Facts About Groundhogs
Punxsutawney Phil, the weather-predicting groundhog.
Credit: Alan Freed, Shutterstock

Groundhogs, also called woodchucks, are large rodents. They are also one of the 14 species of marmot, or ground squirrels. In fact, they are the largest members of the squirrel family. Most people probably know the groundhog as a weather prognosticator; however, those predictions are a mixed bag.

From head to rump, groundhogs are 17.75 to 24 inches (45 to 61 centimeters) long, according to National Geographic. They weigh around 13 lbs. (6 kilograms), which is about twice the average weight of a newborn human baby. Like other squirrels, groundhogs have long tails that grow around 7 to 9.75 in (18 to 25 cm) long. 

These round creatures look like little bears when they stand up on their hind legs. Groundhogs also have sharp claws that they use to dig impressive burrows in the ground. During the warm months, a groundhog's incisors grow about a sixteenth of an inch (1.6 millimeters) each week to keep up with their frenzied eating schedule, according to the National Wildlife Federation. 

Groundhogs are found only in North America, from Canada down to the southern United States. They like woodland areas that bump up against more open areas. They dig burrows that can be 6 feet (1.8 meters) deep, and 20 feet (6 m) wide. These underground homes can also have two to a dozen entrances, according to the National Wildlife Federation. Typically, they have a burrow in the woods for the winter and a burrow in grassy areas for the warmer months. Groundhogs keep their burrows tidy by changing out the nesting found inside from time to time.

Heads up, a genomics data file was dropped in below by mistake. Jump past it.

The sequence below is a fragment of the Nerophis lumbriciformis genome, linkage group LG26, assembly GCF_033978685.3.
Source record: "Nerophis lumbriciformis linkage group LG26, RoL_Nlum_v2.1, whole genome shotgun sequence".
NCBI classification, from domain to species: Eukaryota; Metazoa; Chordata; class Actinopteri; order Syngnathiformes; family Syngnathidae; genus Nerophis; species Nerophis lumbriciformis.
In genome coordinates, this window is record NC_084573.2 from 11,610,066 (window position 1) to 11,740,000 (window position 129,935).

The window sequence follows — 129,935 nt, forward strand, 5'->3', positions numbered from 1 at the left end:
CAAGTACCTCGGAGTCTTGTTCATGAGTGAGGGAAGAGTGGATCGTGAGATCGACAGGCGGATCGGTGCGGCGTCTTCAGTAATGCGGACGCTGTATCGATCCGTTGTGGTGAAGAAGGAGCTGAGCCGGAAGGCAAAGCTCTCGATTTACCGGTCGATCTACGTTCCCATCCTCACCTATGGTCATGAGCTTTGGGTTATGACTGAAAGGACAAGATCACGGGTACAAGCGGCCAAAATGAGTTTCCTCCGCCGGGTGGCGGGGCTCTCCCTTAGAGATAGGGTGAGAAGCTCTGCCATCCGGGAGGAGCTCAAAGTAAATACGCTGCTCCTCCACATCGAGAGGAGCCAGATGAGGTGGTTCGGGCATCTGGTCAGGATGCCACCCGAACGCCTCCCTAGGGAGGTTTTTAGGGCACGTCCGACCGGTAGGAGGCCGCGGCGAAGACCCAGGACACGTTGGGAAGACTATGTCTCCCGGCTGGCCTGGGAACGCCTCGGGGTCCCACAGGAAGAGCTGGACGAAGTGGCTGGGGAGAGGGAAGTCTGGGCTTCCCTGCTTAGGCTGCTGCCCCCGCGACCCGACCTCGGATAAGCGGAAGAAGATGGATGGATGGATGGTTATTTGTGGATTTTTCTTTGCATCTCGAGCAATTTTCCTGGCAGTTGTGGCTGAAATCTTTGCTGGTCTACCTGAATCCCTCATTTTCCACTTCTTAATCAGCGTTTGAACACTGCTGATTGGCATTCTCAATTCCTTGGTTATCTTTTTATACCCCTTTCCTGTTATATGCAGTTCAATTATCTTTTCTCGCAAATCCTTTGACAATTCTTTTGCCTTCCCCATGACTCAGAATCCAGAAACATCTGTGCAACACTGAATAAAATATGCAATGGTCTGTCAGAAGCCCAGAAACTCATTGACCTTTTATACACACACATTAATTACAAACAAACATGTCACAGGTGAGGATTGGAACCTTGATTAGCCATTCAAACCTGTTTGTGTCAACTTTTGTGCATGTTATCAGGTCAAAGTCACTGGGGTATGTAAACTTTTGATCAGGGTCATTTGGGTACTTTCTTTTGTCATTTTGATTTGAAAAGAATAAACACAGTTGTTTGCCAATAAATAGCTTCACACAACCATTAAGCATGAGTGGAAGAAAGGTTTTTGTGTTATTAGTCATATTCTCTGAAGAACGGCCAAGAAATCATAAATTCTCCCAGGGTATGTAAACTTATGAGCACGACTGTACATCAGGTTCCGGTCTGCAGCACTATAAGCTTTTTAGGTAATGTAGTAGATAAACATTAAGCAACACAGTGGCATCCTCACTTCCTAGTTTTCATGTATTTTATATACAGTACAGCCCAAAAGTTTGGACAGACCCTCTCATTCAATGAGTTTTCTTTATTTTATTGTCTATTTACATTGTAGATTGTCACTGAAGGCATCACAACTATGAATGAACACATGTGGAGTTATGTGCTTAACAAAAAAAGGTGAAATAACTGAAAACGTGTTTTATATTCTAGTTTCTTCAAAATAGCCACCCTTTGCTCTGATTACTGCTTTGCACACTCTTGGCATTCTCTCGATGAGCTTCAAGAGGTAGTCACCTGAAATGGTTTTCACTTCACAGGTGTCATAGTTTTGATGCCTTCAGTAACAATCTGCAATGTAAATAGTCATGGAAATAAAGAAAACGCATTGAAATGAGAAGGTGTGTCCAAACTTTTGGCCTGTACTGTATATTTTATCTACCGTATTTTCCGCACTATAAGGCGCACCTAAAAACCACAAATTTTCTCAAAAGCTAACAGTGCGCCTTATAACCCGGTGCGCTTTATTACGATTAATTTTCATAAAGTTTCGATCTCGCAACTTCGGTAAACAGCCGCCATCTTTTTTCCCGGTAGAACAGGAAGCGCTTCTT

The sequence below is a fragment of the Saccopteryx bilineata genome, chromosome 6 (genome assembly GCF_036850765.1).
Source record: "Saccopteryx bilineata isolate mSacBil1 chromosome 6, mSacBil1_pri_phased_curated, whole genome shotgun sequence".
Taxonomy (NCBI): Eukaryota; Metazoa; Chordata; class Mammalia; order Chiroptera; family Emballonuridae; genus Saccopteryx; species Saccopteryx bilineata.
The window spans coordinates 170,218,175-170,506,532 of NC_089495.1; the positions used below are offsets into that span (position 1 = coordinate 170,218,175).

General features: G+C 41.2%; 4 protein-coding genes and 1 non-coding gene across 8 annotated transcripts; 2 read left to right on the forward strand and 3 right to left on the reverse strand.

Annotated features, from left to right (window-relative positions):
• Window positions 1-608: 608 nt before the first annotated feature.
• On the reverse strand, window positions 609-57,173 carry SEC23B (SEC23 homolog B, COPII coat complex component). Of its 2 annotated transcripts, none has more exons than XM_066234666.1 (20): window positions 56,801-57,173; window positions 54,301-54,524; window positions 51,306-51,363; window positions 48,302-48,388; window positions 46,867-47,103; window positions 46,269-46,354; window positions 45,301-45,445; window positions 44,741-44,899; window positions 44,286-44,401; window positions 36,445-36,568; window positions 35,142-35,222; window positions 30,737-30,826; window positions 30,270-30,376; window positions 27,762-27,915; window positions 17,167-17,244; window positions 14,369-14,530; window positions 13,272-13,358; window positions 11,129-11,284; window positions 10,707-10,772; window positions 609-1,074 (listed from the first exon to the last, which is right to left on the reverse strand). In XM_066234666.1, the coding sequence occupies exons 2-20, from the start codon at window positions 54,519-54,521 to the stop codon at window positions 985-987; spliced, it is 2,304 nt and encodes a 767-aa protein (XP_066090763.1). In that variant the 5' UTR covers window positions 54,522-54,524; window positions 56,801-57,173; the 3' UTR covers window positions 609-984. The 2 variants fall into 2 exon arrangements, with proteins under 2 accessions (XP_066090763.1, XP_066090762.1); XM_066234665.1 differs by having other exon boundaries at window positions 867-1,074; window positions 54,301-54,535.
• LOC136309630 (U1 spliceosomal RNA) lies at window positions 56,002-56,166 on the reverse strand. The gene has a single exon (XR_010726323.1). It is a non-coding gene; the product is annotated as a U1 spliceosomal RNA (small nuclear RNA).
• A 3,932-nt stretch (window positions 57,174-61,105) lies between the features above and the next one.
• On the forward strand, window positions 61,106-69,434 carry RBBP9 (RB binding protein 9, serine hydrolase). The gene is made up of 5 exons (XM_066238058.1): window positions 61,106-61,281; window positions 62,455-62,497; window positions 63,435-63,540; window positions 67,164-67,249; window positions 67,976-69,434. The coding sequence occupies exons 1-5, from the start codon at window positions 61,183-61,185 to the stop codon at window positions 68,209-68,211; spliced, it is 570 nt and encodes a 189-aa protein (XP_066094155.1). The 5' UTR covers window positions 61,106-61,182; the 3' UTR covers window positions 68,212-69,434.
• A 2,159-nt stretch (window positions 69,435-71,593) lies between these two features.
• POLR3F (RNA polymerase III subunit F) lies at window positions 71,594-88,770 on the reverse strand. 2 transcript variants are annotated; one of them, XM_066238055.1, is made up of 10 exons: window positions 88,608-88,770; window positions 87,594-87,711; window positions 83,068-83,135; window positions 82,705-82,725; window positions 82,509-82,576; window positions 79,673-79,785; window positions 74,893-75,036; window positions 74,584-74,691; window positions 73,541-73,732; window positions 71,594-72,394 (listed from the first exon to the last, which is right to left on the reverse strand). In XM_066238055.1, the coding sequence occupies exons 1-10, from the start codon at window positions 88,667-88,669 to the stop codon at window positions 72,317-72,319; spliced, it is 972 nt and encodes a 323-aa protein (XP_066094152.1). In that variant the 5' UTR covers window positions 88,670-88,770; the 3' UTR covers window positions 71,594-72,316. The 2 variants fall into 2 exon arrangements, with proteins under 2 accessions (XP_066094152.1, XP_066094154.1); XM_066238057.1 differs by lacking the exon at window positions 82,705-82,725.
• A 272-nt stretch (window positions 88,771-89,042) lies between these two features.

Groundhogs are solitary creatures, and they spend their summers and falls stuffing themselves and taking naps in the sun. They can eat about a pound of food per sitting. 

In the winter, they hibernate. While hibernating, the groundhog's heartbeat slows from 80 beats per minute to 5 beat per minute; their respiration reduces from 16 breaths per minute to as few as 2 breaths per minute; and their body temperature drops from about 99 degrees Fahrenheit (37.2 Celsius) to as low as 37 degrees F (2.77 C), according to the National Wildlife Federation.

A groundhog typically sticks close to home. They usually don't wander farther than 50 to 150 feet (15 to 30 m) from their den during the daytime, according to the Internet Center for Wildlife Damage Management.

These rodents are herbivores, which means they eat vegetation. A groundhog's diet can include fruit, plants, tree bark and grasses. They are known for damaging crops and gardens and many consider them pests.

Groundhogs don't eat during hibernation. They use fat that they built up over the summer and winter month.

In February, males will come out of hibernation and search for females' burrows. When he finds one, he heads on in. It is believed that males do this to introduce themselves to possible mates. In the spring, mating season progresses and the females give birth to two to six young after a gestation period of around 32 days.

The babies are blind and hairless, but quickly become mature in just three months or so. When they are mature, they typically leave their mother to dig their own homes. Groundhogs live around three to six years.